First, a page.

Trazodone Vs. Ambien: Uses, Side Effects, and Comparison
The term insomnia is a descriptive word as opposed to a formal medical term that is used to describe problems with sleep. Insomnia can be used to describe difficulty falling asleep, waking up during the night at some point and being unable to go back to sleep, and significant issues with fatigue and sleepiness after waking.
There are two primary divisions of insomnia.
- A person who has difficulty with sleep that is not caused by some other psychological or physical disorder would be categorized as having primary insomnia
- A person who has difficulty sleeping due to a medical condition or mental health disorder would be diagnosed with secondary insomnia.
The treatment for primary insomnia is simply to address the sleep issue, whereas the treatment for secondary insomnia would involve addressing the condition that is producing the insomnia and perhaps addressing the insomnia itself medically or behaviorally. Most people suffer from temporary insomnia at some point in their lives, and issues with temporary insomnia that resolve over time are usually not problematic.
Chronic insomnia is defined as insomnia that occurs at least three times a week and has been consistently occurring at least one month.
Ambien: What Is It?
Ambien is a sedative or hypnotic (sleep-producing) drug that is prescribed primarily for the treatment of insomnia. Ambien has a mechanism of action that is similar to the mechanism of action of more potent tranquilizers/sedatives like benzodiazepines (e.g., Xanax or Valium).
Ambien is believed to work by increasing the availability of the primary inhibitory neurotransmitter in the brain and spinal cord GABA (gamma-aminobutyric acid). This neurotransmitter is a chemical that is released by the neurons in the brain and spinal cord (referred to as the central nervous system) that reduces the actions of other neurons in the brain. This leads to its ability to produce sedation.
Ambien works relatively quickly compared to many similar drugs, and it has a very short half-life (the time it takes the system to metabolize or reduce the concentration of a drug to half its original concentration). This means that Ambien works quickly, does not remain in the body very long, and can help to induce sleep with lower doses than similar drugs (e.g., benzodiazepines like Xanax). When individuals experience the type of insomnia that does not involve problems falling asleep, but instead involves waking up in the middle of the night and not being able to go back to sleep, higher doses of Ambien or an extended-release version may be used.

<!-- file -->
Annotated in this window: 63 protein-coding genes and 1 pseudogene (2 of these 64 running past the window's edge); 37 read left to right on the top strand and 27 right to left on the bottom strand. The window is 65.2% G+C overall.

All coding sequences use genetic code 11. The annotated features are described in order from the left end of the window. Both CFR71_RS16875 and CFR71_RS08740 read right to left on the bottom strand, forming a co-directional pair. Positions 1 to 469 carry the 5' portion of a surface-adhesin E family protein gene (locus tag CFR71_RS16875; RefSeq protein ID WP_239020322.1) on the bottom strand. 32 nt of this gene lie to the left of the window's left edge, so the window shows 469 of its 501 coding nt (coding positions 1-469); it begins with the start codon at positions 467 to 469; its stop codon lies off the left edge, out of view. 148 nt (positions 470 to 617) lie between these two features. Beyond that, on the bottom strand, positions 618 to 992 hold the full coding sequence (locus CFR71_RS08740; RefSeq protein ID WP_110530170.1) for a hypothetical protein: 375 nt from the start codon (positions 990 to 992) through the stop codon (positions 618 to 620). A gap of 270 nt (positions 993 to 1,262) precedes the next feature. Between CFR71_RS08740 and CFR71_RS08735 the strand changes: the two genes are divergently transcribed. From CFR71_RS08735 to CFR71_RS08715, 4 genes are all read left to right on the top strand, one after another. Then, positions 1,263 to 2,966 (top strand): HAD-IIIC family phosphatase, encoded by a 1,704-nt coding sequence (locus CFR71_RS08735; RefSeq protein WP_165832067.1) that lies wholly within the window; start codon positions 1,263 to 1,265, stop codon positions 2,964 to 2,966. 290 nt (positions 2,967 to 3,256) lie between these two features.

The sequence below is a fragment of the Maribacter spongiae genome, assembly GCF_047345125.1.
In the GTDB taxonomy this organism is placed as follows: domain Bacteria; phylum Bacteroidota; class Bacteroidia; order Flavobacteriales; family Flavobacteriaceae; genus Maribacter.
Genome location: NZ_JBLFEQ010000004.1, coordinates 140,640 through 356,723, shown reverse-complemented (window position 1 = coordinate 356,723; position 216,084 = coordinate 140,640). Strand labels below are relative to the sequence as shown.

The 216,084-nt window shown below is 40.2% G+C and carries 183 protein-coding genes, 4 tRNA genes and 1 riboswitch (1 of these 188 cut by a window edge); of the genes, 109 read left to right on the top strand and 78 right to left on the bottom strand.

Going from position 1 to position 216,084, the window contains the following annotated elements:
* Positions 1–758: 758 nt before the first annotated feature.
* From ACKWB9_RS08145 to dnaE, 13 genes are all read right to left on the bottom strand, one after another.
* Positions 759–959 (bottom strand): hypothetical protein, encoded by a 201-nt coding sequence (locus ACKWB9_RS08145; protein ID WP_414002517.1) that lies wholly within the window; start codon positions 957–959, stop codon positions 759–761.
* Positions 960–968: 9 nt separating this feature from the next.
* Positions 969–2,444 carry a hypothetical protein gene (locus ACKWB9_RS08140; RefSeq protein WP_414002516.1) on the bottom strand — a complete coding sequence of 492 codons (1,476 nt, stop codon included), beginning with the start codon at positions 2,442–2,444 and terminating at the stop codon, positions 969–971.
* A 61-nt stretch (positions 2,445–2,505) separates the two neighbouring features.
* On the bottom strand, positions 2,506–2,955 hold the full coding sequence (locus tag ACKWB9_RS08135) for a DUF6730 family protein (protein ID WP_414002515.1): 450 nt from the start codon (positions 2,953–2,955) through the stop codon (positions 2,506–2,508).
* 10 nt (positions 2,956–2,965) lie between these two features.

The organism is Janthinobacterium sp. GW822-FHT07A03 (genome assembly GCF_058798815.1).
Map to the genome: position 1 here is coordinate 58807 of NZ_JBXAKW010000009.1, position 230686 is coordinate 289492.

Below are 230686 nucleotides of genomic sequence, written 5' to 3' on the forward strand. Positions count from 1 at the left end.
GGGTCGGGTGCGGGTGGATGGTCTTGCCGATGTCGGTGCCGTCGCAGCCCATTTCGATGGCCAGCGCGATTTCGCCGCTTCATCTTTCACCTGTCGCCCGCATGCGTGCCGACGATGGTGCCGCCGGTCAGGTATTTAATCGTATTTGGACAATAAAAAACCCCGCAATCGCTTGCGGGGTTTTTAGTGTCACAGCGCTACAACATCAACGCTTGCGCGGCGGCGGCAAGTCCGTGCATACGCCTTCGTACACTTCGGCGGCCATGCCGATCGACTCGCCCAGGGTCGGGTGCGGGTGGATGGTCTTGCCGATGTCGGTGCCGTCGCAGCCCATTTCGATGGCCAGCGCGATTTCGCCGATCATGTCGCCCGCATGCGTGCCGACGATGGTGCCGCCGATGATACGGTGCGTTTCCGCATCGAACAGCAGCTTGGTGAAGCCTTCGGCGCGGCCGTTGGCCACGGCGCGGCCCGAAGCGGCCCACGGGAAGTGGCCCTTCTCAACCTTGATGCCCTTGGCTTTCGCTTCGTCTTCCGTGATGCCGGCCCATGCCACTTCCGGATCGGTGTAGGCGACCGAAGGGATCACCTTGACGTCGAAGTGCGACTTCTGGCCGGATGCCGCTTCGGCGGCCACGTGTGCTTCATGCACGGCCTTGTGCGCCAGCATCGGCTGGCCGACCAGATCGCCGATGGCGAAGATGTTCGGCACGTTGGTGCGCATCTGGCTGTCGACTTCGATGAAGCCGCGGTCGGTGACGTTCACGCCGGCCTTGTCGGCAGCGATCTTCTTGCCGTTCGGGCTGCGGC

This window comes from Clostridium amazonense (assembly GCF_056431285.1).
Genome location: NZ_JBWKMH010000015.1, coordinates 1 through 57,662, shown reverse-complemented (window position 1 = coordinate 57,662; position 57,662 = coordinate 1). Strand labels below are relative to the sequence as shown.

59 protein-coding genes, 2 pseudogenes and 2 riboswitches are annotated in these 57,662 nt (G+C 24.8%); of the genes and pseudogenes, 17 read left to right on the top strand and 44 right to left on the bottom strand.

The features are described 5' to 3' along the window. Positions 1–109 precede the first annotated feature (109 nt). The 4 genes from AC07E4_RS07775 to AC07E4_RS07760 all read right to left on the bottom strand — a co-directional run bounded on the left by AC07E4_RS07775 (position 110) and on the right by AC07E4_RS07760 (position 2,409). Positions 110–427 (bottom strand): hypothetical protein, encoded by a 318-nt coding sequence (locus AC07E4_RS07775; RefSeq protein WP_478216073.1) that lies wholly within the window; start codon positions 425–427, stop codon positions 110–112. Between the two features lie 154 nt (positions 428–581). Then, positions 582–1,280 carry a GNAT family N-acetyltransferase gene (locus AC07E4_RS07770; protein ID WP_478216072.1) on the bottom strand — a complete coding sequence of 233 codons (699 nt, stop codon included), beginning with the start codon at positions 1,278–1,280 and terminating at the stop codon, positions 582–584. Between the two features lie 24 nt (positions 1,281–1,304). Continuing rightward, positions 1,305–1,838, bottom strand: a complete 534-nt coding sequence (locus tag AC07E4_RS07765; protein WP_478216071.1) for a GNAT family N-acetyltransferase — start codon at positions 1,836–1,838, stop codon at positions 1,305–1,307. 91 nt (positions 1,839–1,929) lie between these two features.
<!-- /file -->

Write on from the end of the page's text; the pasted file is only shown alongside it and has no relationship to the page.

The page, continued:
Trazodone: What Is It?
Trazodone is not a medication that is primarily designed to produce sleep (a sedative or hypnotic medication). Trazodone was developed as an antidepressant medication. It has an entirely different mechanism of action than Ambien.
Trazodone works by increasing the availability of the neurotransmitter serotonin in the CNS. It is categorized as a serotonin antagonist reuptake inhibitor (SARI), meaning that it primarily blocks the ability of neurons to reabsorb serotonin once it has been released into the central nervous system. This leaves serotonin available in the central nervous system for longer periods of time and theoretically addresses issues with depression.
Because of the chemical composition of trazodone, it has been found to have mild sedating effects, and it is less effective than other antidepressants for the treatment of depression. Therefore, trazodone has found greater utility as a sleep aid than it has as an antidepressant medication.
Comparing Side Effects: Ambien vs Trazodone
Side Effects of Ambien
- Lethargy, drowsiness, and daytime sleepiness (particularly in elderly people)
- Dizziness, lightheadedness, and/or headache
- Nausea and diarrhea
- Problems with reaction times and coordination
- Problems with remembering new information, particularly the day after using the drug
- Rebound insomnia (insomnia that occurs when the person stops using the drug)
- Hallucinations (rare)
- Parasomnias (very rare), which are troubling disorders of sleep that occur when a person who is sound asleep begins engaging in activities that they would normally perform while they are awake, such as cooking, doing household chores, and even driving
- The development of physical dependence on Ambien (tolerance and withdrawal symptoms)
Side Effects of Trazodone
- Nausea, vomiting, and diarrhea or constipation